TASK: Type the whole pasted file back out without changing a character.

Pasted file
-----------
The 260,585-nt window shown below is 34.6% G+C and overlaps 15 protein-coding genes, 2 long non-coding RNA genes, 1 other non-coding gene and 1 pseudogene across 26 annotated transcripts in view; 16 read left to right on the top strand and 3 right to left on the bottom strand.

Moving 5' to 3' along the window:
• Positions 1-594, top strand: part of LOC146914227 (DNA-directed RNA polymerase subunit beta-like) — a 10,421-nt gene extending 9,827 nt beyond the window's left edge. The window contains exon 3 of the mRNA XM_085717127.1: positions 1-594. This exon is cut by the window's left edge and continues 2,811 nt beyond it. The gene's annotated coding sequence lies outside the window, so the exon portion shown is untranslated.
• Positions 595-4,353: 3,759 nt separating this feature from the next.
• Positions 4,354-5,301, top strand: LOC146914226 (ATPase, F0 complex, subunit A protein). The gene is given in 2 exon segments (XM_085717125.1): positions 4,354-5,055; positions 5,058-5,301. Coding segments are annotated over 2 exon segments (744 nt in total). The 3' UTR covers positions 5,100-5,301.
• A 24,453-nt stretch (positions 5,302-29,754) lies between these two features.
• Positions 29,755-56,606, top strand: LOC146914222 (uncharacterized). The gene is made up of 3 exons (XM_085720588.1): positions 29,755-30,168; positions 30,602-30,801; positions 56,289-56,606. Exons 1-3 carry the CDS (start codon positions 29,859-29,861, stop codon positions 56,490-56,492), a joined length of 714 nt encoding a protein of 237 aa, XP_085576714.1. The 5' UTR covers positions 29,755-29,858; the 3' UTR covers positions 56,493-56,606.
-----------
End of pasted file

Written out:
The 260,585-nt window shown below is 34.6% G+C and overlaps 15 protein-coding genes, 2 long non-coding RNA genes, 1 other non-coding gene and 1 pseudogene across 26 annotated transcripts in view; 16 read left to right on the top strand and 3 right to left on the bottom strand.

Moving 5' to 3' along the window:
• Positions 1-594, top strand: part of LOC146914227 (DNA-directed RNA polymerase subunit beta-like) — a 10,421-nt gene extending 9,827 nt beyond the window's left edge. The window contains exon 3 of the mRNA XM_085717127.1: positions 1-594. This exon is cut by the window's left edge and continues 2,811 nt beyond it. The gene's annotated coding sequence lies outside the window, so the exon portion shown is untranslated.
• Positions 595-4,353: 3,759 nt separating this feature from the next.
• Positions 4,354-5,301, top strand: LOC146914226 (ATPase, F0 complex, subunit A protein). The gene is given in 2 exon segments (XM_085717125.1): positions 4,354-5,055; positions 5,058-5,301. Coding segments are annotated over 2 exon segments (744 nt in total). The 3' UTR covers positions 5,100-5,301.
• A 24,453-nt stretch (positions 5,302-29,754) lies between these two features.
• Positions 29,755-56,606, top strand: LOC146914222 (uncharacterized). The gene is made up of 3 exons (XM_085720588.1): positions 29,755-30,168; positions 30,602-30,801; positions 56,289-56,606. Exons 1-3 carry the CDS (start codon positions 29,859-29,861, stop codon positions 56,490-56,492), a joined length of 714 nt encoding a protein of 237 aa, XP_085576714.1. The 5' UTR covers positions 29,755-29,858; the 3' UTR covers positions 56,493-56,606.